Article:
Domingo Zapata Turned His Art into Clothing For Fashion Week

Last Monday night brought a lot of new things to NYFW.

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Feb 21 2017, 5:26pm

Amidst typical fashion world drama and controversial collections, Spanish artist Domingo Zapata debuted a collaborative collection with Bernard Aidan, the founder of fashion line Catherine Malandrino.

Zapata has long been known for painting just about everything. A 2013 profile notes that he paints his canvases as well as the headboard to his bed, his couch, and even his dog. It's in this everything-is-a-canvas methodology that his latest fashion collection was conceived.

"I always loved to paint my friends' clothes when they would come over," Zapata tells Creators, standing in a dark bathroom of The Box, the show's venue, immediately following its debut. Lindsay Lohan, Miss Jay Alexander of America's Next Top Model fame, and Jeremy Carver, an actor on Empire, were in attendance. "Sometimes I would get paint on my own stuff and sometimes I don't have time to change and I would think well that doesn't look bad." What that morphed into for the collection was a show composed of five vignettes showcasing everything from bullfighter jackets to cardigans, a qipao dress, and even motorcycle jackets, all hand painted by Zapata.

That the actual pieces were mostly vintage or provided by Aidan does not take Zapata out of the fashion conversation by any means. One of the industry's foremost designers at the moment, Raf Simons, started off doing the same. David Casavant, in fact, who owns one of the largest archives of the Simons' work, recently told VICE, ""Raf did a lot of appropriating when he started. In my archives, the bombers that are the most iconic and the most expensive are ironically just bought from a military surplus, and he sewed graphics on them." So this could be quite the stepping stone for Zapata.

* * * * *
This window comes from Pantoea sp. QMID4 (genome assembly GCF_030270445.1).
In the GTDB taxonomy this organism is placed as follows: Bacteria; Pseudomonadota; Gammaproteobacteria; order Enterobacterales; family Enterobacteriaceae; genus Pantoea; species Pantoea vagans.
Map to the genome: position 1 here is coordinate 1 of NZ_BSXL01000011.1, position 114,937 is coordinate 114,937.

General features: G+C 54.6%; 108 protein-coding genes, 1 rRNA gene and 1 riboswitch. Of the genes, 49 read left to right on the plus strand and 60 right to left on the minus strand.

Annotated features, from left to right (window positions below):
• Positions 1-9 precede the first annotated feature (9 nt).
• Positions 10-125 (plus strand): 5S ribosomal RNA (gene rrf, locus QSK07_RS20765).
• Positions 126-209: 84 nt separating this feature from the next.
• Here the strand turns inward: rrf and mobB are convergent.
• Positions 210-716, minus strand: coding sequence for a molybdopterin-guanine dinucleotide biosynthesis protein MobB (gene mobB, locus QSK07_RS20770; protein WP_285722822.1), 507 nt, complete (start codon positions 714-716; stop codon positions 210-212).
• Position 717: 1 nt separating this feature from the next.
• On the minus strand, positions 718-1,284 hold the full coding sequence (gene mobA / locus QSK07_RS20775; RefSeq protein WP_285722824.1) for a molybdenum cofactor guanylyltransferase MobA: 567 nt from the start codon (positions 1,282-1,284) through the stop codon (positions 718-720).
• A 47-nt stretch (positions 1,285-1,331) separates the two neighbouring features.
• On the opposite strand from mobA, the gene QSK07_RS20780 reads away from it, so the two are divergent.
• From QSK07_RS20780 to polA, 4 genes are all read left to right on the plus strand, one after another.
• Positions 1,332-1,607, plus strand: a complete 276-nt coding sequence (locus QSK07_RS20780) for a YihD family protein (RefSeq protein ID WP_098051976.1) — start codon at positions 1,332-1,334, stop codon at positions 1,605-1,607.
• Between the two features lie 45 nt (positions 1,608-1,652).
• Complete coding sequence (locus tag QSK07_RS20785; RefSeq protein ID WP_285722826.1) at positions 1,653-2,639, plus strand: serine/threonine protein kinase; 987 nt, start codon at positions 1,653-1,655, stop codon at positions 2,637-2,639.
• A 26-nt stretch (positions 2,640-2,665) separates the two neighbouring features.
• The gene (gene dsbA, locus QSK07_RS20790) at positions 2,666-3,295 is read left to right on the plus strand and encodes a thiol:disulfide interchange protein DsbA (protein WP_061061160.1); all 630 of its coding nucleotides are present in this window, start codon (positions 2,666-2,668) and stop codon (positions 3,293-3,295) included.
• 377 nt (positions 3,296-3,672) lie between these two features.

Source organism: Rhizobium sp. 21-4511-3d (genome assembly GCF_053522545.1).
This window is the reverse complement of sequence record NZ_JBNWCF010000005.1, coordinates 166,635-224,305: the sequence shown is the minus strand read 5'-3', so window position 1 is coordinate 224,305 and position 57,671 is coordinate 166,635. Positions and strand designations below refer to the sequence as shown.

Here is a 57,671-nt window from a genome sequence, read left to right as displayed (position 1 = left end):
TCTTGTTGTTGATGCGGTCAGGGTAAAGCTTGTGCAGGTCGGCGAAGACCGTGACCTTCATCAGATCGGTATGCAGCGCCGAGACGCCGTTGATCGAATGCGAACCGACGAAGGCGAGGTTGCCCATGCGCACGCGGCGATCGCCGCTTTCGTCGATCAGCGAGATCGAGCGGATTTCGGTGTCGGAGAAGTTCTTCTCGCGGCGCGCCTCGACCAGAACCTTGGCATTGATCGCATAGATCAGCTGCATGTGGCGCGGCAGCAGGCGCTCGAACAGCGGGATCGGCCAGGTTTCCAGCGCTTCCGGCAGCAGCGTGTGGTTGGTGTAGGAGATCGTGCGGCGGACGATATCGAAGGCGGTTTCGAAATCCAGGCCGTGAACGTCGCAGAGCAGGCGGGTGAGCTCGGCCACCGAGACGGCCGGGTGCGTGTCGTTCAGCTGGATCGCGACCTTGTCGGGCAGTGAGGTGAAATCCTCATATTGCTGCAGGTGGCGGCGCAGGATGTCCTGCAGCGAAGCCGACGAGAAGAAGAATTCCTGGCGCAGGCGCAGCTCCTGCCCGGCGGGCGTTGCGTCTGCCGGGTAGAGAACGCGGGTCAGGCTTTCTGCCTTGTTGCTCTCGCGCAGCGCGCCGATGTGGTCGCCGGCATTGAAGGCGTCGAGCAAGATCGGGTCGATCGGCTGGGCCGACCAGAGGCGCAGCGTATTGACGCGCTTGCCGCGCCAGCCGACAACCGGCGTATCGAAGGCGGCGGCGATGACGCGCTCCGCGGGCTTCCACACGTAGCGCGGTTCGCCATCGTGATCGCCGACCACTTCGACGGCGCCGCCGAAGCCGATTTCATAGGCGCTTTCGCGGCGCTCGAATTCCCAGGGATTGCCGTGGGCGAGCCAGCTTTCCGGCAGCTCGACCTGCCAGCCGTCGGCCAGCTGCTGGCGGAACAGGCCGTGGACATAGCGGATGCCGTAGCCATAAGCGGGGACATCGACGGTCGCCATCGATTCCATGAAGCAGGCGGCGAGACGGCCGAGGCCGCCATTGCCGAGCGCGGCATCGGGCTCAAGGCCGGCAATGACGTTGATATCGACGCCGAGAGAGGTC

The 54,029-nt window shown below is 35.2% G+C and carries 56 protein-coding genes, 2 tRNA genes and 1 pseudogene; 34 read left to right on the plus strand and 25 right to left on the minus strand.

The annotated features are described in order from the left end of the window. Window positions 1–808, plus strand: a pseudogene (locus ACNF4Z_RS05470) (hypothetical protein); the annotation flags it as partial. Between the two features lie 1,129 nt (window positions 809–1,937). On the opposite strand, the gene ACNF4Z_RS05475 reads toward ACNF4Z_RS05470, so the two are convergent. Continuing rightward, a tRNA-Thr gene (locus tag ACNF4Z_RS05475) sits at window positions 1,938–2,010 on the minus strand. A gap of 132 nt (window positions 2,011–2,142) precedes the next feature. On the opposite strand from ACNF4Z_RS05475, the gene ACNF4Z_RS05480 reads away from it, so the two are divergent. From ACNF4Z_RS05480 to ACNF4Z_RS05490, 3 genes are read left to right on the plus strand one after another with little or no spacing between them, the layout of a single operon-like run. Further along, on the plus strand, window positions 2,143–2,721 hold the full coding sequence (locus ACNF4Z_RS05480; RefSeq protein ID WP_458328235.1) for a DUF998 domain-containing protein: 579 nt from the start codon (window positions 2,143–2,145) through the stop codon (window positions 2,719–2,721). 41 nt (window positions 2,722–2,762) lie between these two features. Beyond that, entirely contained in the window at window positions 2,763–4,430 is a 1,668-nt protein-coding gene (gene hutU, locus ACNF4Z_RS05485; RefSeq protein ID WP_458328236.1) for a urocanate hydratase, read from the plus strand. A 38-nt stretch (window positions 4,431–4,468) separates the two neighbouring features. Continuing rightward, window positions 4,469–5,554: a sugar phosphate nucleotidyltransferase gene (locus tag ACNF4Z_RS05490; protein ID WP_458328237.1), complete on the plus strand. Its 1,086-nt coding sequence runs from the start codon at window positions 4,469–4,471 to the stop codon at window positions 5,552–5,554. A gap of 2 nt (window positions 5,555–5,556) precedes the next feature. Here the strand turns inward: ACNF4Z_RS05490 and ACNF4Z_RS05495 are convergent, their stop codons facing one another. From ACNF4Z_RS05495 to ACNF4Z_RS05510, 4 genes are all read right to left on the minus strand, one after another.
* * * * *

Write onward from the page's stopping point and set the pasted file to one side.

The pieces were a direct reflection of Zapata and his art. Opening the show with a flamenco dancer and a section themed around bullfighting, the artist cycled through typical influences and iconographies: pandas came painted on to denim and motorcycle jackets, while other pieces sported phrases like "kiss me like you miss me."

"I wanted to say a little bit about everything in our society," Zapata said. "I wanted to say that passion and love and fashion and art are very important and vital to our lives." It should come as no surprise that, all in all, it was a good time.

Click here to visit Domingo Zapata's website.

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